On this particular trip which included Tableland Rd I was scoping with a digital camera as the wind was far too strong to use the 5×7 — it was a south easterly that blew straight across the Ranges. As I continued to explore and scope the bleak and denuded agricultural landscape around Gap Rd I remembered that the Mt Lofty Ranges with its roots in settler culture have been overlooked in favour of the wilderness of the Flinders Ranges by photographers.
This picture is a looking west to Davenport Rd:
I didn’t venture very far along Gap Rd as my plan was to pass through Cambrai and Sedan to explore the Mt Lofty Ranges between Dutton and Eudunda. I planned to camp at Eudunda for several days. Unfortunately, the south easterly wind became gale force overnight making it impossible to photograph using a large format camera the following day. As it was projected to blow for several days I cut my losses and returned home to Encounter Bay.
It was a disappointment as I was all set up for several days on the road. However, the little roadtrip was enough to persuade me that it would be worthwhile to pick up from where I’d left off in the 1980s/1990s by returning to Gap Rd with the 5×7 Cambo monorail to continue exploring the barrenness of the Mt Lofty Ranges agricultural landscapes. It is the bleakness that defines this regional landscape, and it stands in opposition to both the old pastoral landscape tradition, or Stavros Pippos’s aesthetically pleasing (picturesque) landscape photos of the scenic grandeur of the Flinders Ranges.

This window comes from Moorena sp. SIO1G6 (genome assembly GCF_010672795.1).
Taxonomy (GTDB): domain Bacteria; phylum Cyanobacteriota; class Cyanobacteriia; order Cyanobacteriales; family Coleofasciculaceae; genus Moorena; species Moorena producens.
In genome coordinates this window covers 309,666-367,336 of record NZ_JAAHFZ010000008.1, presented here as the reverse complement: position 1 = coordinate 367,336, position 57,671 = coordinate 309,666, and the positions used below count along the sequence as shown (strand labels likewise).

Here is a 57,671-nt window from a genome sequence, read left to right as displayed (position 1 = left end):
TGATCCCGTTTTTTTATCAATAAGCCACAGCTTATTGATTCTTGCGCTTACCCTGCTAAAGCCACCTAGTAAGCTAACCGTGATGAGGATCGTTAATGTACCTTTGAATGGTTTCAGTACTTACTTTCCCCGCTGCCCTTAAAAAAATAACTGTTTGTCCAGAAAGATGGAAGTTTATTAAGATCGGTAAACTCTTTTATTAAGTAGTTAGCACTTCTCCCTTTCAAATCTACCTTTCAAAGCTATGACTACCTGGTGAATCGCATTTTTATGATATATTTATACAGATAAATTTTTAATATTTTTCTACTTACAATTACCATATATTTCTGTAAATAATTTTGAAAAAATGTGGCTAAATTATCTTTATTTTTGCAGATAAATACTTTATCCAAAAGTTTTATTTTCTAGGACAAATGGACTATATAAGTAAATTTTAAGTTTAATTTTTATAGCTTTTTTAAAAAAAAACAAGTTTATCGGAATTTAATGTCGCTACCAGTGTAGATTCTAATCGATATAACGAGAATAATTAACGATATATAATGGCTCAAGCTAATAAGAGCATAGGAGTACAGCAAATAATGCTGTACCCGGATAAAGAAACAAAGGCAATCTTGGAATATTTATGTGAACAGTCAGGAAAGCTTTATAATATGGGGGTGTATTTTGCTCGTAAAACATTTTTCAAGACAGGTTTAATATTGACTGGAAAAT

The traces of history I came upon were white colonial ones:
The living presence of Aboriginal people (The Peramangk?) themselves was an absence in the landscape I was traveling in. What were their stories of this country? If reading this landscape is an activity mediated through my cultural lens of meaning, then I did not know the unstable ground of the settler-colonial history of this region; or the extent of the violence used to dispossess the indigenous population of their land.